They wheel with oarage of their wings, 
But not the eyas-brood behold, 
That called them to the nest of old; 
But let Apollo from the sky, 
Or Pan, or Zeus, but hear the cry, 
The exile cry, the wail forlorn, 
Of birds from whom their home is torn- 
On those who wrought the rapine fell, 

Heaven sends the vengeful fiends of hell. 
Even so doth Zeus, the jealous lord 
And guardian of the hearth and board, 
Speed Atreus’ sons, in vengeful ire, 
‘Gainst Paris-sends them forth on fire, 
Her to buy back, in war and blood, 
Whom one did wed but many woo’d! 
And many, many, by his will, 
The last embrace of foes shall feel, 
And many a knee in dust be bowed, 
And splintered spears on shields ring loud, 
Of Trojan and of Greek, before 
That iron bridal-feast be o’er! 
But as he willed ’tis ordered all, 
And woes, by heaven ordained, must fall- 
Unsoothed by tears or spilth of wine 
Poured forth too late, the wrath divine 
Glares vengeance on the flameless shrine. 

And we in grey dishonoured eld, 
Feeble of frame, unfit were held 
To join the warrior array 
That then went forth unto the fray: 
And here at home we tarry, fain 
Our feeble footsteps to sustain, 
Each on his staff-so strength doth wane, 
And turns to childishness again. 
For while the sap of youth is green, 
And, yet unripened, leaps within, 
The young are weakly as the old, 
And each alike unmeet to hold 
The vantage post of war! 
And ah! when flower and fruit are o’er, 
And on life’s tree the leaves are sere, 
Age wendeth propped its journey drear, 
As forceless as a child, as light 
And fleeting as a dream of night 
Lost in the garish day! 
But thou, O child of Tyndareus, 
Queen Clytemnestra, speak! and say 
What messenger of joy to-day 
Hath won thine ear? what welcome news, 
That thus in sacrificial wise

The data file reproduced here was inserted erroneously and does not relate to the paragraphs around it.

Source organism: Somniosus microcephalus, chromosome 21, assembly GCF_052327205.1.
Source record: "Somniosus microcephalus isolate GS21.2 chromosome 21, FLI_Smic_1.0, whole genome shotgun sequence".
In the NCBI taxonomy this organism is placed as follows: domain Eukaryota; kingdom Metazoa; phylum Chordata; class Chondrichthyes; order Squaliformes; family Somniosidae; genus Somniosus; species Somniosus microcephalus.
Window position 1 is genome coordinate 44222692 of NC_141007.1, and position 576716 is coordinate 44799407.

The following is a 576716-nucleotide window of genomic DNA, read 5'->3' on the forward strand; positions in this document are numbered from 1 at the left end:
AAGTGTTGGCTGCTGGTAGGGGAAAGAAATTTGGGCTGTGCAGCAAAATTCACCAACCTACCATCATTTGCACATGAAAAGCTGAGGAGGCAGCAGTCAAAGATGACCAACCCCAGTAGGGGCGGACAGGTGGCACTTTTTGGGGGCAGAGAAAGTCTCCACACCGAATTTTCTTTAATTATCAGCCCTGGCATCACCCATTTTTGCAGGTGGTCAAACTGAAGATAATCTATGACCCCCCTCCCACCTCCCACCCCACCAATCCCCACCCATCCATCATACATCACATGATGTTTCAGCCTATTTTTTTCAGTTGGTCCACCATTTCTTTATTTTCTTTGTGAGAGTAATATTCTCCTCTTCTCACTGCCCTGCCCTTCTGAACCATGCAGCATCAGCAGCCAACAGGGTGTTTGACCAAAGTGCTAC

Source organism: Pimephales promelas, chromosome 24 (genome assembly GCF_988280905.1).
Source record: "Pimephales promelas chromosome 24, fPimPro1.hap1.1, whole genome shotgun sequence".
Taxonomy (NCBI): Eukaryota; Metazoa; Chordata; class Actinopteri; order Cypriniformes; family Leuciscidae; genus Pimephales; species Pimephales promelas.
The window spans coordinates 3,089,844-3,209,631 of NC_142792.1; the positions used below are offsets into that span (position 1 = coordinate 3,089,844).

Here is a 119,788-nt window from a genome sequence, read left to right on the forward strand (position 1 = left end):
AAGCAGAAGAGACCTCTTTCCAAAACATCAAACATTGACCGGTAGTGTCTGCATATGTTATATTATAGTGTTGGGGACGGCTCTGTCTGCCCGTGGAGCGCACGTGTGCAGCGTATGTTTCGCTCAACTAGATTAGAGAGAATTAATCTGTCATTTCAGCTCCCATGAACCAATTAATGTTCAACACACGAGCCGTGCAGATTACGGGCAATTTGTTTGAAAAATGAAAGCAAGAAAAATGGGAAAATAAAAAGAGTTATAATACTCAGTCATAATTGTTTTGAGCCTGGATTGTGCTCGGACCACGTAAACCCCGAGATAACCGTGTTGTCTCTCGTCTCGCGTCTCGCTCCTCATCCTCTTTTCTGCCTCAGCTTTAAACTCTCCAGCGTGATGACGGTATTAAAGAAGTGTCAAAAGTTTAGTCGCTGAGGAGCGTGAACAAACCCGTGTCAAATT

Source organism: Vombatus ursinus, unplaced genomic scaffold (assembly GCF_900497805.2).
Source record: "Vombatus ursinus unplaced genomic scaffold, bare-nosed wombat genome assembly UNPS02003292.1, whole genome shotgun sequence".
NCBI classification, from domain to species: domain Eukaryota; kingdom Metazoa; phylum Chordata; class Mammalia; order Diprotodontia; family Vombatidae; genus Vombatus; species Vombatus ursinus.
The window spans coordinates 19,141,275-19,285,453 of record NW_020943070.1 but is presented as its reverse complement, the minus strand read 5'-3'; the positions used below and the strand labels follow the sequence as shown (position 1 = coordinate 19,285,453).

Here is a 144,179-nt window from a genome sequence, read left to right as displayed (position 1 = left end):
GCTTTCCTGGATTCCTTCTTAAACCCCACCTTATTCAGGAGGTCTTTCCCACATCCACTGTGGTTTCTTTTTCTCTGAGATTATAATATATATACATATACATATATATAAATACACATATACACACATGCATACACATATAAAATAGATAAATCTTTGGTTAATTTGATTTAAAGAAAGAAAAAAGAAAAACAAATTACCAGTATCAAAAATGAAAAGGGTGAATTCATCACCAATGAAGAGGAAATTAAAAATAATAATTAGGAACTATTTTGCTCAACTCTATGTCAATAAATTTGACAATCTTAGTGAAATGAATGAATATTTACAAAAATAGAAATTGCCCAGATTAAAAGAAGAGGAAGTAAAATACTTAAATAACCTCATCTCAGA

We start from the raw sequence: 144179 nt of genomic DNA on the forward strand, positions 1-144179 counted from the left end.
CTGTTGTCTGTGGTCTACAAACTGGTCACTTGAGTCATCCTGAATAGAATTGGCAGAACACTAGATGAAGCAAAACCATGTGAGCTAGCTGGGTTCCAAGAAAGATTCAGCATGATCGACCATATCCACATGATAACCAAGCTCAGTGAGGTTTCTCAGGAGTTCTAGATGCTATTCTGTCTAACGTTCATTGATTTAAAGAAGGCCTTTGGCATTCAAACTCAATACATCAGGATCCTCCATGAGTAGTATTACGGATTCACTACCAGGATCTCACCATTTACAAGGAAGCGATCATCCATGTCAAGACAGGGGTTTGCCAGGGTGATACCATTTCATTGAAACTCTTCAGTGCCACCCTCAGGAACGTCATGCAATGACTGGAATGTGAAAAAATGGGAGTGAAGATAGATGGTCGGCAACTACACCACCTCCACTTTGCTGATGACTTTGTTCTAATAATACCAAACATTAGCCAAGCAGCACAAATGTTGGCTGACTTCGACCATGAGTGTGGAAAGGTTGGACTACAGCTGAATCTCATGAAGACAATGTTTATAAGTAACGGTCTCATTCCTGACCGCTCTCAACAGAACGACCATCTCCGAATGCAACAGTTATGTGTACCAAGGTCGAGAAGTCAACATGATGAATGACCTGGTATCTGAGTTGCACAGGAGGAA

E’en to the city’s boundaries 
Thou biddest altar-fires arise? 
Each god who doth our city guard, 
And keeps o’er Argos watch and ward 
From heaven above, from earth below- 
The mighty lords who rule the skies, 
The market’s lesser deities, 
To each and all the altars glow, 
Piled for the sacrifice! 
And here and there, anear, afar, 
Streams skyward many a beacon-star, 
Conjur’d and charm’d and kindled well 
By pure oil’s soft and guileless spell, 
Hid now no more 
Within the palace’ secret store. 

O queen, we pray thee, whatsoe’er, 
Known unto thee, were well revealed, 
That thou wilt trust it to our ear, 
And bid our anxious heart be healed! 
That waneth now unto despair- 
Now, waxing to a presage fair, 
Dawns, from the altar, to scare 
From our rent hearts the vulture Care.

strophe 1

List! for the power is mine, to chant on high 
The chiefs’ emprise, the strength that omens gave! 
List! on my soul breathes yet a harmony, 
From realms of ageless powers, and strong to save! 

How brother kings, twin lords of one command, 
Led forth the youth of Hellas in their flower, 
Urged on their way, with vengeful spear and brand, 
By warrior-birds, that watched the parting hour. 

Go forth to Troy, the eagles seemed to cry- 
And the sea-kings obeyed the sky-kings’ word, 
When on the right they soared across the sky, 
And one was black, one bore a white tail barred. 

High o’er the palace were they seen to soar, 
Then lit in sight of all, and rent and tare, 
Far from the fields that she should range no more, 
Big with her unborn brood, a mother-hare. 

Ah woe and well-a-day! but be the issue fair!
Agamemnon by Aeschylus